This included information feeds to broadcasters, news services, social media and search engines.
“The more channels that our data can be exposed through in a controlled way the better, because that means we’re increasing the number of people that are participating in the election or what we would call extending the franchise, opening up election services to more and more people who are entitled to participate,” says David Lang, Chief Information Officer at the AEC.
It was also a pioneering cloud project for the Federal Government as the AEC was the first federal agency to create an Express Route connection to Microsoft Azure AU Central regions, which has been designed specifically to support critical national computing and has been rated to Protected status by the Australian Signals Directorate.
Mr. Lang adds that another important foundation element for the cloud-based API project was ensuring the AEC’s on-premise identity solutions could integrate with Microsoft Azure Active Directory. They could and did.
Beside developing the APIs, AEC leveraged Azure to manage access to them.
Mr. Lang explains; “As an organisation, one of the key fundamentals of publishing an API to the outside world is making sure that you can manage the way that API is being used, that you can secure it effectively, that you have a central point of control and reporting, and that you can also publish really high quality documentation for the developers that are going to be consuming that API. Azure API Management provided a turn-key solution for the AEC, in which the heavy lifting associated with API hosting infrastructure was managed by the Microsoft Azure platform, which allowed the AEC to focus on developing great APIs for our consumers.
“We delivered up a number of services that would allow people to, for example, check their enrolment through a mobile phone application. We delivered a service that published the list of polling places that were available during the election. We had a service that allowed you to get the geographic data that makes up an electoral boundary so media partners could easily call the service, grab that boundary data and render it on a map along with the locations of polling places.
“Then ultimately we also had an API that provided a lightweight feed of real-time election results,” which Mr. Lang explains was available in addition to AEC’s existing results feed available directly over the internet, and was intended as a consumable feed for people creating their own election related services.
And when it was all over –the AEC simply switched it off.
“We’re very different to most federal government departments in the fact that what we do is essentially a huge event management and logistics exercise, and unlike most event management companies, we actually don’t For example in the few short weeks of an election we produce and handle approximately 52 million ballot papers and transport them via more than 40,000 transport routes When you think about the AEC, normally we have very modest ICT requirements, however once an election is announced we rely on the professionalism, quality and agility of our staff, technology and partners to deliver a successful electoral event with transparency and integrity and cloud is a big part of that equation.” says Kerr.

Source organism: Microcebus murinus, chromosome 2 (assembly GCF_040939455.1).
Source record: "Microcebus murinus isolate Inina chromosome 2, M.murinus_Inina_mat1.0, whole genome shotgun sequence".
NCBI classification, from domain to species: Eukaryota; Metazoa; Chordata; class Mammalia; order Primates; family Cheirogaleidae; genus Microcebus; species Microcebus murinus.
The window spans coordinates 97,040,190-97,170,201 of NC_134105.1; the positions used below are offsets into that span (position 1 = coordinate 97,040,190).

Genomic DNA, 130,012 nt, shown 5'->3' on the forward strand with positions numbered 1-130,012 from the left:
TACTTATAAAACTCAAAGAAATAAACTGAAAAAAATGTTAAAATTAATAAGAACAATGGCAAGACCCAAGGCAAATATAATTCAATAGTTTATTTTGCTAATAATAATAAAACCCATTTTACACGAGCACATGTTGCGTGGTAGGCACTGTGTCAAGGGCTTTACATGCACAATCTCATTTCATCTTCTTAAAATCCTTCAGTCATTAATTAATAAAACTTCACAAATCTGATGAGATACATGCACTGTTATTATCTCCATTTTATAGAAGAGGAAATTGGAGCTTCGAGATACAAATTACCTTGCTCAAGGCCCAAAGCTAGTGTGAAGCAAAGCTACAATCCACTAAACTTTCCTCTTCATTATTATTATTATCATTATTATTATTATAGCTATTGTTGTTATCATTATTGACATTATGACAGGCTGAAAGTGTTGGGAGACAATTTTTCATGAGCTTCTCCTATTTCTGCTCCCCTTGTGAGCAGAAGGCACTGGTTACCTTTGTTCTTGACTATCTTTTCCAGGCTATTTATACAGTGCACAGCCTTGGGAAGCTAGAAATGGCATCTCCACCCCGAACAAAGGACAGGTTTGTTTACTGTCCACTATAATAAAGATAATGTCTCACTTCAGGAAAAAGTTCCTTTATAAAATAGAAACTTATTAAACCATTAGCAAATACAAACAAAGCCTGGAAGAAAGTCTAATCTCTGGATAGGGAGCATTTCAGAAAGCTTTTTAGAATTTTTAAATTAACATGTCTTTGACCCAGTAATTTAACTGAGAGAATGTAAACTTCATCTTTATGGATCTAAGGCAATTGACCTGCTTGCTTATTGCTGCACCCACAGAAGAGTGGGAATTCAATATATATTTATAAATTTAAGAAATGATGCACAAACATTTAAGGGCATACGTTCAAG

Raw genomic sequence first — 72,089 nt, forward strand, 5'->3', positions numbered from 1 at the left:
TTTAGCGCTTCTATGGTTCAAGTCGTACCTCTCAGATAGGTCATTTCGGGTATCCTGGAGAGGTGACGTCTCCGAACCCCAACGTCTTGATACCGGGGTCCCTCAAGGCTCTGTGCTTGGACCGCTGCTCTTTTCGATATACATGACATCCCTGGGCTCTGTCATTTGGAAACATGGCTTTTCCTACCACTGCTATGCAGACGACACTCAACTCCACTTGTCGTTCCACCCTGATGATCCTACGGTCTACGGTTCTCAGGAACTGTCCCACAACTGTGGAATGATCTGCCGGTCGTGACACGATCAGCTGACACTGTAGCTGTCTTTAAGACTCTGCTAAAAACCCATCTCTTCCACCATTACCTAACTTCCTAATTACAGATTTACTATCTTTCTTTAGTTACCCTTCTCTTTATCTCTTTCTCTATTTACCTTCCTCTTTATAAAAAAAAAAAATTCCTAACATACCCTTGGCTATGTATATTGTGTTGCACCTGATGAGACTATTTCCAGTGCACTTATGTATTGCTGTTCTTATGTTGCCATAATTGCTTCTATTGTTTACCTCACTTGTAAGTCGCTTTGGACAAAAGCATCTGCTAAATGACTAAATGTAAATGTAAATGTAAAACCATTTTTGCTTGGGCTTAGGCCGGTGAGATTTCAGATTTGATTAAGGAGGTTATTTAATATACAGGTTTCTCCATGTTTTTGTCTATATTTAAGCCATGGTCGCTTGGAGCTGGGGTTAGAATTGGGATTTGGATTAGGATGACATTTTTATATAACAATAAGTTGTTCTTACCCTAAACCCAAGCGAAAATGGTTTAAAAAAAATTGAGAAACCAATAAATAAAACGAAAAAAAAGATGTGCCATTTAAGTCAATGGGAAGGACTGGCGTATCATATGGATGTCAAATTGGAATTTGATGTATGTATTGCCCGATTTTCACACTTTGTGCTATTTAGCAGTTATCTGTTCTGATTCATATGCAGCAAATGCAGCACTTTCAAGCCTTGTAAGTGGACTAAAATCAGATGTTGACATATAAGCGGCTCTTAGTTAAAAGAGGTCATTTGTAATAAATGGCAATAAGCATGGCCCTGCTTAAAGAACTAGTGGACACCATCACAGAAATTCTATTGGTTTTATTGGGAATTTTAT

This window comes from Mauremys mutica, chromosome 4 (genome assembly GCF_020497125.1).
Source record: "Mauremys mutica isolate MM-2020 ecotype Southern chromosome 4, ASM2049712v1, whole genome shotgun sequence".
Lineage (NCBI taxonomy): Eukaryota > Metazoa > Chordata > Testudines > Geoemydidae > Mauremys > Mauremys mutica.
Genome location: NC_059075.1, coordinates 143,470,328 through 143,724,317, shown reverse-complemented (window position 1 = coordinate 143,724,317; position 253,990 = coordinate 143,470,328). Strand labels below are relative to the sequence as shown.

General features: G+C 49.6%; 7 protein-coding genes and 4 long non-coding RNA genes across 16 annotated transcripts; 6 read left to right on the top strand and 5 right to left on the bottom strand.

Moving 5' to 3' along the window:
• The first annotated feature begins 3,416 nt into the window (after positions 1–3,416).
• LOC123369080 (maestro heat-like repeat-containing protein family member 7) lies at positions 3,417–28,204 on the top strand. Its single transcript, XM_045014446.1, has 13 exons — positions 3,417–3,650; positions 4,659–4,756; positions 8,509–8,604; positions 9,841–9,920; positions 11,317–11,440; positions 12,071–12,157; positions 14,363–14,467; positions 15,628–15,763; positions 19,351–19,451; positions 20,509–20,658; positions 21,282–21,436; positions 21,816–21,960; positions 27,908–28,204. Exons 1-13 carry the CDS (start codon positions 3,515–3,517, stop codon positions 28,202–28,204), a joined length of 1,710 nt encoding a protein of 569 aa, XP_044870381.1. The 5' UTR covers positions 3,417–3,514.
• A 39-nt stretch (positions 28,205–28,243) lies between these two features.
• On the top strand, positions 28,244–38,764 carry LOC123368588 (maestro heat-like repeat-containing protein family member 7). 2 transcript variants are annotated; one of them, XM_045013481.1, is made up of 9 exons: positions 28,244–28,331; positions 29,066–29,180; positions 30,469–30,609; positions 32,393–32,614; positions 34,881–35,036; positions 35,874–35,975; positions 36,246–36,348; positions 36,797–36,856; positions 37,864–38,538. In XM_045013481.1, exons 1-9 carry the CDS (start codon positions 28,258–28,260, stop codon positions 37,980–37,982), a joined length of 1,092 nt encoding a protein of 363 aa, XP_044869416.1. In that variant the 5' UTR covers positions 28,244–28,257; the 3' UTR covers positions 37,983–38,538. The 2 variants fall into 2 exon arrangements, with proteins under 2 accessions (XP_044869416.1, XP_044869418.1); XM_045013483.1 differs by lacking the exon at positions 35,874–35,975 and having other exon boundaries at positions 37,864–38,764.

The AEC operates in an environment that has zero tolerance for failure. As such the AEC mirrored its mission critical systems that run on election night in the Microsoft Azure cloud to ensure that the real-time feed of elections results to the public and broadcast media partners were not disrupted. Prior to election night the AEC to load tested the entire system to what Mr. Kerr described as “some ridiculously high levels” to demonstrate the resilience of the approach.
After working with Veritec during the 2016 and 2019 elections, the AEC partnered with the organisation again on the proof of concept cloud project, and also engaged support from Microsoft’s Canberra based cloud solution architecture team. “Veritec as always, were fantastic throughout this engagement. They really genuinely worked their guts out to get us a good outcome and facilitated numerous engagements with some of the more high-powered Microsoft teams locally and around the world.
“For us that was an absolute winner on this engagement,” says Kerr.
According to Keiran Mott, CEO, Veritec; “The AEC performs a hugely important role in Australia but few people understand the extraordinary complexity of that role. We have a deep understanding of their ICT because we have a long working relationship.